The Importance of Thought

#Mindfulness

I’ve always been fascinated by human physiology, especially how the mind can affect actions and behaviour. 

In Spirituality this can be described as – ‘as above, so below or in psychology this could be described as ‘Top down’ approach to life.

But what does all of this mean?…

Well let’s take a look at this. 

As a personal trainer I work mainly with the body, but am very aware that the mind plays an essential role in how my clients are as students both in their abilities to change or move out of their comfort zone to achieve results.

As a qualified hypnotherapist I am acutely aware of how the subconscious or unconscious mind can affect behaviour, health and habits.

A book I recommend for deeper knowledge of this is Debbie Shapiro’s ‘The Bodymind workbook’, which as she describes explores how the mind and the body work together. In this book I love how she uses the word disease as dis-ease in the mind causing disease in the body. 

My study of hypnotherapy made me even more aware of the powerful effect of unconscious thought on the body’s reaction, action and behaviour. It taught me how visualisation can help improve peoples quality of life and how we speak to ourself internal and about ourselves externally will show what we really think about self.

So how can you use this information to improve your own life?

Well some people will use ‘mindfulness’ or meditation to become more consciously aware of their thought process. They will achieve greater awareness of the negative or destructive thoughts that then lead into self sabotaging behaviours as well as the power of positive thought on the mind, body and behaviour. 

Meditation can be difficult for a lot of people because they are usually miss informed about the purpose of meditation. The misunderstanding is usually due to individuals trying to stop thoughts and clear their minds. This is not how to meditate, the object is to let thoughts and emotions come to you, but not to have any attachment to them but to recognise them, recognise where they come from, the emotions / feelings they create in the body and then let them go. This is easier said than done and can take many attempts to be able to sit quietly and still for a long period of time and not be distracted by external influences and noises. 

This is the same as mindfulness, it is to recognise the thoughts that come up but not attach to them but look at why, what and when you get them. In other words, become consciously aware of thoughts, emotions and behaviours. Once you are consciously aware of these human traits you can change how you react to them.

This is what the buddhists and Zen masters called the monkey mind, thoughts running rampant and wild but without any conscious action or focus but which create devastation and destruction in ones personal life.

A trick I use on a daily basis to check out how I react to external influences due to my thought patterns is to concentrate on my steps as I walk. As I focus on each step I become aware of how my foot touches the ground, how heavy my step is, the pace I’m going at and how balanced I am in my footsteps. This distracts me from external influences and lets me concentrate on internal disturbances and thoughts. 

For example if I suddenly become anxious, or if something disturbs me and takes me out of my focus or my steps, I can become aware of the who, what ,when, where and why this disturbance has happened.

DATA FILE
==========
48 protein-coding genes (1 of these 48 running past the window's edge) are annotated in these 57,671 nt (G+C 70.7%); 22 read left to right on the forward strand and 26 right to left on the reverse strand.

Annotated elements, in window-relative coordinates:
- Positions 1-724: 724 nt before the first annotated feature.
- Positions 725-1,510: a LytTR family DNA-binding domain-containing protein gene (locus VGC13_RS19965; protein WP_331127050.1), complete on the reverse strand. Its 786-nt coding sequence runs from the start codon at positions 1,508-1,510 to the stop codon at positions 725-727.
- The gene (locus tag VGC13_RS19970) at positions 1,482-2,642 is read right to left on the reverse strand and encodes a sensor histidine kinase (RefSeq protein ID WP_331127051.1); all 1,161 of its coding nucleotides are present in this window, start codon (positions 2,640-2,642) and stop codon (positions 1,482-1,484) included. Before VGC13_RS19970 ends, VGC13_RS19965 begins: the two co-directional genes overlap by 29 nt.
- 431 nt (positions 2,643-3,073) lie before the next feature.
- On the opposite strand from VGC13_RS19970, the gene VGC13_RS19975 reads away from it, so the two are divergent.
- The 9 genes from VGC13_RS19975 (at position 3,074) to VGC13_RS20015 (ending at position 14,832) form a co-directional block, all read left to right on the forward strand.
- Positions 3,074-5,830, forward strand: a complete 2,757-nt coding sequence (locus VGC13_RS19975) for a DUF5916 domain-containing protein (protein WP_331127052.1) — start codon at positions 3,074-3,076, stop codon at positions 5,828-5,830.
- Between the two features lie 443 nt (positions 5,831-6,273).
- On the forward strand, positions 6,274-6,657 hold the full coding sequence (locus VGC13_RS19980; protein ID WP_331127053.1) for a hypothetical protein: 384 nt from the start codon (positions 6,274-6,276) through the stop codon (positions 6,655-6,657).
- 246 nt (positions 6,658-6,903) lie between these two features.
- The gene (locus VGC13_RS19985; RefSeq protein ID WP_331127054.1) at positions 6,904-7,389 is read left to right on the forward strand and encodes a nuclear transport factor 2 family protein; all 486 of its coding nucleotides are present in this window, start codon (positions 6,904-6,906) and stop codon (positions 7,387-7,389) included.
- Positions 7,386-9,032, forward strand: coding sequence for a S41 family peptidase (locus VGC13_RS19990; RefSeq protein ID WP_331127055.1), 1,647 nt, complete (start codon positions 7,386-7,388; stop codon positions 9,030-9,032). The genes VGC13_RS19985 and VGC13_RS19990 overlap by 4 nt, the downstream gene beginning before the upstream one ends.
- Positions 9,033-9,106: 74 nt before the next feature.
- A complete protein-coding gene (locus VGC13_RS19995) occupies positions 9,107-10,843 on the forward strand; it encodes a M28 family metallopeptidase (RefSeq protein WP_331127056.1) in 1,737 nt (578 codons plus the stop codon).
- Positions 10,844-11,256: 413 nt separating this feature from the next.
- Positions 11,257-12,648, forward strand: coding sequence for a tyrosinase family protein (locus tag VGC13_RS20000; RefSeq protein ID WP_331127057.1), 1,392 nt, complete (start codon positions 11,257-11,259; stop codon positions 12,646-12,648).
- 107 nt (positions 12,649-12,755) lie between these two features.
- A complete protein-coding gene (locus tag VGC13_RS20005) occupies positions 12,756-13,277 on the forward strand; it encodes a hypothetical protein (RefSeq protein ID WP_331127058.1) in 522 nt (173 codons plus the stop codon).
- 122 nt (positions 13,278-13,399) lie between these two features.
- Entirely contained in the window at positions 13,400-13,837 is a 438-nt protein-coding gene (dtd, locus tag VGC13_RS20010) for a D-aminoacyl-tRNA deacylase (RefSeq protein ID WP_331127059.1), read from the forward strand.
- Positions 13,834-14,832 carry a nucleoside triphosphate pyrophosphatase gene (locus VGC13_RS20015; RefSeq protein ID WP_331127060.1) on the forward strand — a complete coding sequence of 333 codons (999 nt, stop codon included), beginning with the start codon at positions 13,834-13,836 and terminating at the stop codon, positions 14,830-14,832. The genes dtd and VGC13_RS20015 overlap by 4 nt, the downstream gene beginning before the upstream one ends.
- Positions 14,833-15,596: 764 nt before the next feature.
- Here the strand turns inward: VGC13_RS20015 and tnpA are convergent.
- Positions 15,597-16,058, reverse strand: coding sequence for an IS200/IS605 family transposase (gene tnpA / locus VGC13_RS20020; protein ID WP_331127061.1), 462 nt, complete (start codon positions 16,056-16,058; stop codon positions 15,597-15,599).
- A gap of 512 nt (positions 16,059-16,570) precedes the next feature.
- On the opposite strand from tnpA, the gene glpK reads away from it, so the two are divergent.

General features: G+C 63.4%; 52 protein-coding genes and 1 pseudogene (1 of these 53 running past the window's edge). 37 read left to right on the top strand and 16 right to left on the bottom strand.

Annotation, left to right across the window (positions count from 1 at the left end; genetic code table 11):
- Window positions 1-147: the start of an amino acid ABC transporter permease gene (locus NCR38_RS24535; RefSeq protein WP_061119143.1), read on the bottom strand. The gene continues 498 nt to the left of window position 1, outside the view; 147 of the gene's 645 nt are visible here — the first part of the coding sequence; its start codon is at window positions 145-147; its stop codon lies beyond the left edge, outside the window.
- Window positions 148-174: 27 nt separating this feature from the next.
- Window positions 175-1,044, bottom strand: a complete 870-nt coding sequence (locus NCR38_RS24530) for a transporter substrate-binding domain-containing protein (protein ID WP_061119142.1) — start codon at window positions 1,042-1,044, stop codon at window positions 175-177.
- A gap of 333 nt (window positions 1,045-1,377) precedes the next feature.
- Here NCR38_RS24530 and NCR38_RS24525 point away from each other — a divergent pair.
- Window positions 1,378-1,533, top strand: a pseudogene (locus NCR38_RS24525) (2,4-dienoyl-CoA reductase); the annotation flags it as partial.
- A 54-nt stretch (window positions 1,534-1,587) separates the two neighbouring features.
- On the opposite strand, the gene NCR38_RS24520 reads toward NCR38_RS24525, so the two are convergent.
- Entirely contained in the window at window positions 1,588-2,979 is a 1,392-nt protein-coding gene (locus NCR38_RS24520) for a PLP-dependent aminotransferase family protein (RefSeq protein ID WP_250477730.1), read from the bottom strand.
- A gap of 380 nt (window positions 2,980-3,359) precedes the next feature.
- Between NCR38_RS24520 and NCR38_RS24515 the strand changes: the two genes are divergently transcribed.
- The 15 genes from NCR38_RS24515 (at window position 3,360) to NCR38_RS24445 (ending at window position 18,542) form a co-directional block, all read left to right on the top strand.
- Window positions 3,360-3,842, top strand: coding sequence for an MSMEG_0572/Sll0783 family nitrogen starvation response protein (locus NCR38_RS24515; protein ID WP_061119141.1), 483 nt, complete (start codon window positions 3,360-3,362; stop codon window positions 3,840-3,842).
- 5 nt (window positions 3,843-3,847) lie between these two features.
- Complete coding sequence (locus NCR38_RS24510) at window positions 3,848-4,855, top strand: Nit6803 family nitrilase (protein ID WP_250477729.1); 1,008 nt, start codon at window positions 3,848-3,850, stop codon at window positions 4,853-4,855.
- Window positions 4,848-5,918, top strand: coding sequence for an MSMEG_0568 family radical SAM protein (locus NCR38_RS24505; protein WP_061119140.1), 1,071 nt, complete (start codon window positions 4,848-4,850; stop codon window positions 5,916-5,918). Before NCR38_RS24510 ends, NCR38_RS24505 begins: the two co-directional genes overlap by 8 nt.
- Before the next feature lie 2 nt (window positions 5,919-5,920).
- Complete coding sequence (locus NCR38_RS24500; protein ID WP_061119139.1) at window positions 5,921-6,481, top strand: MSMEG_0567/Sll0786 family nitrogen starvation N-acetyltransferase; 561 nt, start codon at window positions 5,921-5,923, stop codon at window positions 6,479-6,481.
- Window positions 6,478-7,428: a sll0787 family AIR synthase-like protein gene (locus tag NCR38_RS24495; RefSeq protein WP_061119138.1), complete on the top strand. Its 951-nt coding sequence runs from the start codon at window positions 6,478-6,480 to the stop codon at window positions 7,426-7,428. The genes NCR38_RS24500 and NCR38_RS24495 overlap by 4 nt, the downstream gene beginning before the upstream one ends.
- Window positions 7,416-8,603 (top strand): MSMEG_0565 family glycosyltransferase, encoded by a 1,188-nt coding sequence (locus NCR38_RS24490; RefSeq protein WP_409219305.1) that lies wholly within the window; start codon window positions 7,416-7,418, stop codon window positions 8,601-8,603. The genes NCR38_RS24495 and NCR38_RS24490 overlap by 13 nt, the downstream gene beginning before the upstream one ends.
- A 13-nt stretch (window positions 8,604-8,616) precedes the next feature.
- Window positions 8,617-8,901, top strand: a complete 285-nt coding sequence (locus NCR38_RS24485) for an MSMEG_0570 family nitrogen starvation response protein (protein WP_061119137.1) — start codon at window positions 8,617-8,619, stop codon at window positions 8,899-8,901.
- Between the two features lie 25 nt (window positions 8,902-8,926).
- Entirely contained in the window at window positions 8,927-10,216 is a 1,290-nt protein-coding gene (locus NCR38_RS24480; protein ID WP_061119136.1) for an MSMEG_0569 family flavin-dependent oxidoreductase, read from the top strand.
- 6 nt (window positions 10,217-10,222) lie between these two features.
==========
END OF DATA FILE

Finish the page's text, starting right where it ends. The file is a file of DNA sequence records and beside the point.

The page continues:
This allows me to shift my awareness back to my steps if necessary or to pay attention to my environment, feelings or thoughts where necessary. 

I have learnt a lot about my thoughts and distractions through this process, especially how I walk through the world. It improves my ability to focus and become aware of my breath as well as the thought processes that don’t serve me. Also what kind of things disturb my peace and is it a behaviour or attitude I need to change. 

Once I have a more conscious awareness of how I walk through the world I become more open to my affect on it, others and myself. 

What unconscious triggers I might have that affect my ability to move through my environment, both good and bad, and the kind of pace I move through this world with.

For instance, do I enjoy the pleasures and beauty of nature in the moment, am I looking up and out as well as down, am I capable of living in the moment or am I always distracted by thoughts of past and future.

As an over-thinker this has been a life saver for me over the years, it helps me to take ownership of my behaviours and the effect they may have on others and the world. 

Published by fighting fit studio

As a PT I work around the London E9 area, outside training in Well St common, Victoria Pk, London Fields, Wellington Green, etc. Gym training at Titan gym, Hackney London E8 3RD, no membership fees and entrance fee included in PT payment. Workouts - bodybuilding, martial arts and pad workouts, Calisthenics, Circuits, and functional training. I have over 20 years of fitness teaching fitness which includes strength training, body alignment, flexibility, and rehabilitation.

Leave a Reply

Fill in your details below or click an icon to log in:

WordPress.com Logo

You are commenting using your WordPress.com account. Log Out /  Change )

Google photo

You are commenting using your Google account. Log Out /  Change )

Twitter picture

You are commenting using your Twitter account. Log Out /  Change )

Facebook photo

You are commenting using your Facebook account. Log Out /  Change )

Connecting to %s

This site uses Akismet to reduce spam. Learn how your comment data is processed.

%d bloggers like this: